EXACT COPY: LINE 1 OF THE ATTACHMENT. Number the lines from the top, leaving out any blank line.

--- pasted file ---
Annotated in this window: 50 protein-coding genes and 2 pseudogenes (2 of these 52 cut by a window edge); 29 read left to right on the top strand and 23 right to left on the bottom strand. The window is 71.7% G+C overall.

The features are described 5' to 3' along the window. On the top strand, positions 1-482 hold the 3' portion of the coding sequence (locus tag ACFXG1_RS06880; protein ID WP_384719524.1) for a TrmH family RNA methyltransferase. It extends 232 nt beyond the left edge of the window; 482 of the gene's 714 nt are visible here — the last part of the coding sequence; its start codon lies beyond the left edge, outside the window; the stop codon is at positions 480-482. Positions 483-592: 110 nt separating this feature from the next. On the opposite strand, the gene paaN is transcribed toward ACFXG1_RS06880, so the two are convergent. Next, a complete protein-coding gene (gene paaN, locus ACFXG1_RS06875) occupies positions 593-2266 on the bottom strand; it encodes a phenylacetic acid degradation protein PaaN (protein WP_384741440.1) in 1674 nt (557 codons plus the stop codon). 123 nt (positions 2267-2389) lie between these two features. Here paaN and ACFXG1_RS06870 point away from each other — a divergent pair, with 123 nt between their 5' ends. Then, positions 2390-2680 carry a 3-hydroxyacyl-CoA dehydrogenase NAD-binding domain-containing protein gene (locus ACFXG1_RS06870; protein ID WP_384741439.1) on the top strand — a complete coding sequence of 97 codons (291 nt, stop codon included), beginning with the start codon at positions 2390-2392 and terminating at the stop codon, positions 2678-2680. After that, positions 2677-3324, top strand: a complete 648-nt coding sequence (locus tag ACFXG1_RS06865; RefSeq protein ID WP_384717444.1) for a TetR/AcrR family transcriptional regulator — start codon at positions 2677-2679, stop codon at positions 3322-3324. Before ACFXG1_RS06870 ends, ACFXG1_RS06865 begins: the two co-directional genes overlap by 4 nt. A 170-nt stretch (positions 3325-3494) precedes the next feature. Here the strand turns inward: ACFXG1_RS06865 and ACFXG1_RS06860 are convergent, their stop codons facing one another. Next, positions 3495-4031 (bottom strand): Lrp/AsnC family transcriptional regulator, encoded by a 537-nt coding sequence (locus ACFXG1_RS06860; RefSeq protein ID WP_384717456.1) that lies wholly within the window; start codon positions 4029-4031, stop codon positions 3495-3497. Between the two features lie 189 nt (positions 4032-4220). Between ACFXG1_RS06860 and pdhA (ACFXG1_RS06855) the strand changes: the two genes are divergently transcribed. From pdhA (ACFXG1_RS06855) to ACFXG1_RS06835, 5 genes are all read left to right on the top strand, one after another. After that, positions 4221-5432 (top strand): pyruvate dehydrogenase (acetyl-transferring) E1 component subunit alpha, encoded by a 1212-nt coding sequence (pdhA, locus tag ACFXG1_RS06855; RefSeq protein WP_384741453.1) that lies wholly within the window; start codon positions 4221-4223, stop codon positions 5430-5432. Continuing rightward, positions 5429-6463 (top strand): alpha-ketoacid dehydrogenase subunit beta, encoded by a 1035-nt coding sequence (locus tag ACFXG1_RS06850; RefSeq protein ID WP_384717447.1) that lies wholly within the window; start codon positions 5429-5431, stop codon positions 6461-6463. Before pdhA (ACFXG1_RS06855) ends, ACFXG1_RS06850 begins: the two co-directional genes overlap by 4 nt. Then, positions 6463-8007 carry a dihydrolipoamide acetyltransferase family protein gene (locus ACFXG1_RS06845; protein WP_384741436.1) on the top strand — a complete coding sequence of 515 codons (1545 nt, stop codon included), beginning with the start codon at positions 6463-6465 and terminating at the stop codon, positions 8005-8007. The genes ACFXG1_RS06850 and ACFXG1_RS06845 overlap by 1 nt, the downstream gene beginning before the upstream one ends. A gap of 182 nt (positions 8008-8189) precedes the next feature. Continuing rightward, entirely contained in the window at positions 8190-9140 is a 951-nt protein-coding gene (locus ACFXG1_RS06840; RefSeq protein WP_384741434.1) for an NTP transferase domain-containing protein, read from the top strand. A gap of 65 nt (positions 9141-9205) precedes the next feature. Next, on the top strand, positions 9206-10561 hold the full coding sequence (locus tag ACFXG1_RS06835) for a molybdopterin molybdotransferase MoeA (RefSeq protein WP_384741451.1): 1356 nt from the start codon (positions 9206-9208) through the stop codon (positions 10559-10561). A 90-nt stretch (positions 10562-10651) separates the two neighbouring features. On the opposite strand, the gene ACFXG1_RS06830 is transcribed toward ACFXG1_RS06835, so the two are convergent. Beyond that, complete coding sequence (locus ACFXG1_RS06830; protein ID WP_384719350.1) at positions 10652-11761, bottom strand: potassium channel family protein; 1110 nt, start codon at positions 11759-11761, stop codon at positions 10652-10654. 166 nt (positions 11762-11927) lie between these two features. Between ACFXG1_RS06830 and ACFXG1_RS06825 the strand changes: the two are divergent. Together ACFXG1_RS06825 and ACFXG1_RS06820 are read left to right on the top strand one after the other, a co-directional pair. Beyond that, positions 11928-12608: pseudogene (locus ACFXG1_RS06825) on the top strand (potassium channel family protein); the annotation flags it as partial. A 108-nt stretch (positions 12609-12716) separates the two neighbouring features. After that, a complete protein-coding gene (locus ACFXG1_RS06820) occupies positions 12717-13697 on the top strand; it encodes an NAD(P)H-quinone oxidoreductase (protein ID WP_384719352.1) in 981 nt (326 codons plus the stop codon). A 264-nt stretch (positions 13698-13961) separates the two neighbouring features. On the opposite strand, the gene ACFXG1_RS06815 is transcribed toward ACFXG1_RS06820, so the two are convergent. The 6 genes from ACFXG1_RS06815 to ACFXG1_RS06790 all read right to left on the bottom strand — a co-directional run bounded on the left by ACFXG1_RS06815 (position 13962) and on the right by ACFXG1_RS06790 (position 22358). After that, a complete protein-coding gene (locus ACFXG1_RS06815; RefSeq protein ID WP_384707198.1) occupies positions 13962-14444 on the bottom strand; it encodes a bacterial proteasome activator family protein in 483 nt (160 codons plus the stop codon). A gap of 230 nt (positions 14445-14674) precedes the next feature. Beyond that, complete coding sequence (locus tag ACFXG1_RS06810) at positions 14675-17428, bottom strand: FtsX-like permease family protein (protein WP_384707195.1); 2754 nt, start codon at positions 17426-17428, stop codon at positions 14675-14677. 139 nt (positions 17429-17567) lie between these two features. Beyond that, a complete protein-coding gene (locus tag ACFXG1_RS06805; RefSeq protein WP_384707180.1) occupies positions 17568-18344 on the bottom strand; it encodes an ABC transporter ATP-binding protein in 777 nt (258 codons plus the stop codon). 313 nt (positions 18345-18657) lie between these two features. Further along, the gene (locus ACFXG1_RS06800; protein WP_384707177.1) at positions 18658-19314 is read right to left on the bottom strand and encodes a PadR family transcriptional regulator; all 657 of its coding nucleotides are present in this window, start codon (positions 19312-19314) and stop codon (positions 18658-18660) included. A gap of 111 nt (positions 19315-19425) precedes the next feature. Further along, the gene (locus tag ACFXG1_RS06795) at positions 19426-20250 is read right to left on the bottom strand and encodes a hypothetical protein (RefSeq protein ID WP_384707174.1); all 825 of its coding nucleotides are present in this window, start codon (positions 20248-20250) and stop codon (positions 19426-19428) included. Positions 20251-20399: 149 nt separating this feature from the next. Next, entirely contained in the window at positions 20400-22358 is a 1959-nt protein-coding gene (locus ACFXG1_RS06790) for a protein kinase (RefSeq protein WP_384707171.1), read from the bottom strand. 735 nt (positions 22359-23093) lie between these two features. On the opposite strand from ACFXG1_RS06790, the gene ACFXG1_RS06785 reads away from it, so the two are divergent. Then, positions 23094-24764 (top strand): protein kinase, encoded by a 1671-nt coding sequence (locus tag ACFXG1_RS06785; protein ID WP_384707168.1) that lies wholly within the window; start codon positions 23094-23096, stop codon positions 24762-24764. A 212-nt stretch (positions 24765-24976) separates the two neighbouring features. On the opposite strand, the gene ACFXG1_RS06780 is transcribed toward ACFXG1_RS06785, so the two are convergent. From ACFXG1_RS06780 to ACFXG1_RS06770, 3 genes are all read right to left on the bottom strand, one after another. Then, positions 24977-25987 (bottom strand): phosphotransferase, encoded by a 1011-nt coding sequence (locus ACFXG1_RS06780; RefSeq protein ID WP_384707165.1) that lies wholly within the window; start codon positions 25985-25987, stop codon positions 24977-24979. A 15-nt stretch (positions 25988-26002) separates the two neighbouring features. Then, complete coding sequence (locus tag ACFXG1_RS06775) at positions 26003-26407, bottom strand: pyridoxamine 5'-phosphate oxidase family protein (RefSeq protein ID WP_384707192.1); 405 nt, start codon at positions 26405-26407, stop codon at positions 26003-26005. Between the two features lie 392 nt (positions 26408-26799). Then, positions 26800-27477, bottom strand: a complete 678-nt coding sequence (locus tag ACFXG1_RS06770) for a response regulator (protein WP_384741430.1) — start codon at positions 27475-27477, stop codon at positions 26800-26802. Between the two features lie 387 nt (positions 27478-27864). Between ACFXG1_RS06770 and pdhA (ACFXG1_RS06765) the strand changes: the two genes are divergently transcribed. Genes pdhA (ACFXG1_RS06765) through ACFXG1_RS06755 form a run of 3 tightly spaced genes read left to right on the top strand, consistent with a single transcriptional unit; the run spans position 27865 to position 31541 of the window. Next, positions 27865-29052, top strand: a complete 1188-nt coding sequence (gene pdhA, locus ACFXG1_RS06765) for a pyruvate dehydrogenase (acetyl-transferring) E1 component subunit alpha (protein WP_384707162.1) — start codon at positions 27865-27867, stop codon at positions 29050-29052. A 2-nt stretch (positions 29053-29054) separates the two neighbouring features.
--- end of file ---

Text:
Annotated in this window: 50 protein-coding genes and 2 pseudogenes (2 of these 52 cut by a window edge); 29 read left to right on the top strand and 23 right to left on the bottom strand. The window is 71.7% G+C overall.